Michael Wolff’s new book Fire and Fury is an exposé of President Trump. If even half of it is true, it is hard to not feel disgusted and terrified. Those who work with Trump in the White House paint a portrait of a man who combines moral bankruptcy with off-the-charts stupidity. Apparently, our president is a child-like narcissist, a bully who demands immediate gratification. It is reported that he is semi-literate; he doesn’t read or listen. He reacts to the latest inputs, and often changes his positions pinball-like.
Some will use Wolff’s book to argue for abolishing the electoral college or to simply make it irrelevant. If only, they reason, the president was elected by the popular vote, then the “wiser” people who populate urban voting districts would have a larger say and Hillary Clinton would have been president.
Of course, it takes willful blindness to overlook the book’s documenting of Clinton’s poor behavior and apparent corruption. Disgust and fear would be warranted if she were president, too.
Those who work with Trump question his intelligence calling him a “moron”; they conclude he is unfit for the presidency. Is intelligence a sufficient quality to be President? Obama’s supporters believe him to be intelligent, yet his dubious initiatives hardly convince us that intelligence alone makes a good president. To broker a nuclear deal with Iran, Obama allowed a terrorist organization, Hezbollah, to sell drugs in the United States.
Outrage at the failings of Trump may be justified, but our outrage doesn’t answer the question of what makes a good president. Without a clear understanding of what makes a good president, mistakes will be repeated.
With reflection, the real lesson in Wolff’s book is one well understood by America’s founders: Since mankind is imperfect, the power of government must be strictly limited.
America is the only country in the history of the world founded on principles and not on nationality. From that simple observation, we know that foremost the president should be a steward of America’s founding principles.
Instead of being a steward of principles, many Americans think the president should be an expert on all things foreign and domestic with the ability and power to, in author Brion McClanahan’s words, “solve problems in health care, jobs, wages, mortgages, gasoline prices, and a host of other domestic issues” as well as having “sole discretion over foreign policy and the decisions of war and peace.”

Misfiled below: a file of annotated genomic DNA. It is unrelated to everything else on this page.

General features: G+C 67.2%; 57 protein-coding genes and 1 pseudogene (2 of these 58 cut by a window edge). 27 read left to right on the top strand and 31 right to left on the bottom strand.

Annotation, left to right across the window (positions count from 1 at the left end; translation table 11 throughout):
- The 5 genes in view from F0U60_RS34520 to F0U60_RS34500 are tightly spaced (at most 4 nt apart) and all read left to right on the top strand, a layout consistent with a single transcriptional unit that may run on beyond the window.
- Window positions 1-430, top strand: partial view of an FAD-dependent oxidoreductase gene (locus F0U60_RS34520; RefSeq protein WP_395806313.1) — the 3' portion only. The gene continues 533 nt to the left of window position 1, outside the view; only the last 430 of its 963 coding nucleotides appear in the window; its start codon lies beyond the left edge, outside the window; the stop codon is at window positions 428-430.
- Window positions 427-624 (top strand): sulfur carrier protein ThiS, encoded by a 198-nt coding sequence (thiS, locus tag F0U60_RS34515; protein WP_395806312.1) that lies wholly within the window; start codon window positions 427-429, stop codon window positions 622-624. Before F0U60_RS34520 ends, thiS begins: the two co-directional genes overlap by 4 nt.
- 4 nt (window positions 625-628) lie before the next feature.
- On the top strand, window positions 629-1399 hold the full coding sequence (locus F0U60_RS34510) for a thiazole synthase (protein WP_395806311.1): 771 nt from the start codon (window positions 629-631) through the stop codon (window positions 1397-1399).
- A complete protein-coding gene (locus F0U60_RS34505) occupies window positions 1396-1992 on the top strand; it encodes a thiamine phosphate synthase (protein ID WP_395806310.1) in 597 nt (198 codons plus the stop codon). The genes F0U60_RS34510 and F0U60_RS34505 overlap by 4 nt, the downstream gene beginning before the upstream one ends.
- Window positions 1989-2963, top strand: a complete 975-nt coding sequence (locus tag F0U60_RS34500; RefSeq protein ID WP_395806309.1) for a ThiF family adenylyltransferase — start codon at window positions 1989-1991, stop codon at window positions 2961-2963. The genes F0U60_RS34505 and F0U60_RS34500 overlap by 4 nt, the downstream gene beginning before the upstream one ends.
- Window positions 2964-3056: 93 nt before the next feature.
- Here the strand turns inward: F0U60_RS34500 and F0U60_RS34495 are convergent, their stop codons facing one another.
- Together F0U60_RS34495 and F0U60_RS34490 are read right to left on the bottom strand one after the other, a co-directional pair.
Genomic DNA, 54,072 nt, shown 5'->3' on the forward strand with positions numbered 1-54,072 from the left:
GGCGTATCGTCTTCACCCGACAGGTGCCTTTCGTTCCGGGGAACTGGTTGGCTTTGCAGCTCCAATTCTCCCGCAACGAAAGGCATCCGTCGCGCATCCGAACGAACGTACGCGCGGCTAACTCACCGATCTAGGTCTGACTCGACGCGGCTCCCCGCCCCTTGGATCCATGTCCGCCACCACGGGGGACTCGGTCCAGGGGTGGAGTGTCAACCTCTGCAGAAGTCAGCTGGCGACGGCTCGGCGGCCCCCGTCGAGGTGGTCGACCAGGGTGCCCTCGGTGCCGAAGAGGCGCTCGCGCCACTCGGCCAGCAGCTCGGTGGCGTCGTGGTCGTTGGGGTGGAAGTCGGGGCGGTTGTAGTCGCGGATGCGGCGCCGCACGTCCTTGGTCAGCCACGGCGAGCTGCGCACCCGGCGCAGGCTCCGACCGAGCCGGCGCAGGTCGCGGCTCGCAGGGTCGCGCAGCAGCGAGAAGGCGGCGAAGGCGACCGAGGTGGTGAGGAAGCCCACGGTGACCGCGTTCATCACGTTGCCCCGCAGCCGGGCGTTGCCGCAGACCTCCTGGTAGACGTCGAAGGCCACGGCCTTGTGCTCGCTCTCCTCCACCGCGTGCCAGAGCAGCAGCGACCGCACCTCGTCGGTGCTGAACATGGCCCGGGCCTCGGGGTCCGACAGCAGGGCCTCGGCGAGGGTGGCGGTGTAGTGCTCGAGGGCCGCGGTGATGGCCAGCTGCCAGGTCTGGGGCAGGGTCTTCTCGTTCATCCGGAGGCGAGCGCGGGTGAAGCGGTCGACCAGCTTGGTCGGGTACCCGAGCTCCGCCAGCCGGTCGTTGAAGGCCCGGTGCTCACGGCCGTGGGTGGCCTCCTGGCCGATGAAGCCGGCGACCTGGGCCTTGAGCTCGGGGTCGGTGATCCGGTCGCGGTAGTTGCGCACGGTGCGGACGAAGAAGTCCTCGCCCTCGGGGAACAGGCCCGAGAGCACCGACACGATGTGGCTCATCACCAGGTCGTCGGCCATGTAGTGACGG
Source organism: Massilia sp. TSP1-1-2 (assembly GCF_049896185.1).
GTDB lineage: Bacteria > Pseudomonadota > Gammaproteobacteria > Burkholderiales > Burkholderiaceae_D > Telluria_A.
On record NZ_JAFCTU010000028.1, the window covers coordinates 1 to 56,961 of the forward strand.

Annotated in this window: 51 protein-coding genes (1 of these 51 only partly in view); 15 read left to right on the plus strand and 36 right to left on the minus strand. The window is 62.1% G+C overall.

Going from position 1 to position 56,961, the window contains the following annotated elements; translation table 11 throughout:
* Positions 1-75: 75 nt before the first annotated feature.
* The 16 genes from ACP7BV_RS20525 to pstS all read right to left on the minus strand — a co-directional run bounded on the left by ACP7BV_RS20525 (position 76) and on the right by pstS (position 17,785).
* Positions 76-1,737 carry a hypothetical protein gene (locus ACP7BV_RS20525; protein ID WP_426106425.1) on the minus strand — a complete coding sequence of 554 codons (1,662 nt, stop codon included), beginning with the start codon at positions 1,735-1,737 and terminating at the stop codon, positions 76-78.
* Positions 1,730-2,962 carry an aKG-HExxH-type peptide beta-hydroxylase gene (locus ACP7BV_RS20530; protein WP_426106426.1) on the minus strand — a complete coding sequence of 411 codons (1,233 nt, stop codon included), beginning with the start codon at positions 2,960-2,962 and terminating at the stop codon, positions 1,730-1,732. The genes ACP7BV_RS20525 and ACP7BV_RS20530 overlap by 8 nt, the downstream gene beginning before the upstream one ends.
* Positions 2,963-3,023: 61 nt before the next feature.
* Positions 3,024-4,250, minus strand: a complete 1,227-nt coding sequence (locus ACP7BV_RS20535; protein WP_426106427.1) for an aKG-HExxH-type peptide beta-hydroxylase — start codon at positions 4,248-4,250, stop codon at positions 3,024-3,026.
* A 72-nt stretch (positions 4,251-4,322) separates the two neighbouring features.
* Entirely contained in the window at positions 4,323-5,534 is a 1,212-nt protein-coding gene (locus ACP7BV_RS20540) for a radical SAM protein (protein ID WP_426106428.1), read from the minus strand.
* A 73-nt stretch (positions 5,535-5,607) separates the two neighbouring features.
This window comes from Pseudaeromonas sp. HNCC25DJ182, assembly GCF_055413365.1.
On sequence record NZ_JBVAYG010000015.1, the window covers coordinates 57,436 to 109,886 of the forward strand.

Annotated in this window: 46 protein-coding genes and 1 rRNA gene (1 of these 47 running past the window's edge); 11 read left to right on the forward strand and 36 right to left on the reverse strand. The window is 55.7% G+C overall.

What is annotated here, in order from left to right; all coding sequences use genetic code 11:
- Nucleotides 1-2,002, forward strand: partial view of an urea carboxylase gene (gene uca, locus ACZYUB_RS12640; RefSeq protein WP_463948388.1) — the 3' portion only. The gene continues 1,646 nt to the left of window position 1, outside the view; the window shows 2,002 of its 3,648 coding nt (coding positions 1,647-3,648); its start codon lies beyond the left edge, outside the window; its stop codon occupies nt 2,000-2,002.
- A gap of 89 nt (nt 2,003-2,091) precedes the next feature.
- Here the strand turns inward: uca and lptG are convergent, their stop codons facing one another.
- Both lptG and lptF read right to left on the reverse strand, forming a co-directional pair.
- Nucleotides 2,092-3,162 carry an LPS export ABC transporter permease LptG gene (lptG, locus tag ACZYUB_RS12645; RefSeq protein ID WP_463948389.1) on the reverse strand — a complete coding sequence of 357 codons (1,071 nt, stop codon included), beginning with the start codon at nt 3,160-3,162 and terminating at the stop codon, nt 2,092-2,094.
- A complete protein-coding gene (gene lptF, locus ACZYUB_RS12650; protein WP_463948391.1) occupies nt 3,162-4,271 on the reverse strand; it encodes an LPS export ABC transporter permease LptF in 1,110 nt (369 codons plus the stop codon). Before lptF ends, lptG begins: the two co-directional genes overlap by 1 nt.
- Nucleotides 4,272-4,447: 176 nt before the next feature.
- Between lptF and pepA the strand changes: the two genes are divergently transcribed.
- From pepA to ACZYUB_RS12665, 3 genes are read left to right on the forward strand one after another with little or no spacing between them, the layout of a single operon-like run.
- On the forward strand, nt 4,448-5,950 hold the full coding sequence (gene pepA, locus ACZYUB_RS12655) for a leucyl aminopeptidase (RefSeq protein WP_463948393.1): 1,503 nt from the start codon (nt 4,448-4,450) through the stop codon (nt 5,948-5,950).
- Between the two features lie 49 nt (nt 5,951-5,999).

In his book, The Founding Fathers Guide to the Constitution McClanahan observes that the presidency “was not meant to be the dominant branch of the general government.” The Founders, he observes, “would have never supported an executive branch that could rule by decree, and the Constitution as ratified does not allow for unrestrained executive authority.”
The idea of an all-powerful president terrified the Founders. James Madison clearly indicated in Federalist Paper No. 45, the limited powers of government: “The powers delegated by the proposed Constitution to the federal government, are few and defined.”
Most Americans don’t object to the unconstitutional wielding of power by the president. They object to power wielded by a president of the other party. Had Hillary Clinton had been elected it is easy to it imagine her acolytes cheering her excesses as loudly as they condemn Trump’s.
With widespread ignorance of the constitution, should we be surprised that presidential power keeps increasing?
The Founders were suspicious of power. “Power,” John Adams said in a letter to Thomas Jefferson, “must never be trusted without a check.” Adams, along with other Founders, believed checks and balances were necessary to secure liberty and enable good government. They bequeathed us a constitutional republic that provides for multiple branches of government, each with delineated and limited powers and each with the power to stymie abuses of power by the other.
Arguing for checks and balances, James Madison wrote in the Federalist Paper No. 51, “If men were angels, no government would be necessary. If angels were to govern men, neither external nor internal controls on government would be necessary.” Humans are fallible. Individuals—in or out of government—are not angels. Individuals, no matter how well liked, cannot be counted on to know or do the right thing.
In the view of the Founders, any elected official grabbing for unconstitutional power is unfit for the presidency. Trump may be unfit, and the Founders likely would judge the Bushes, the Clintons, and Obama as unfit, too.
The signers of the Declaration of Independence understood the “self-evident” moral principles on which this country was founded. Their understanding was informed by their reading of John Locke and philosophers of the Scottish Enlightenment such as Thomas Reid and Francis Hutcheson.
How many candidates for president read these great works of Western civilization or the writings of the Founders? How many Americans? If the number is infinitesimal, should we be surprised if the future will yield many more unqualified presidents?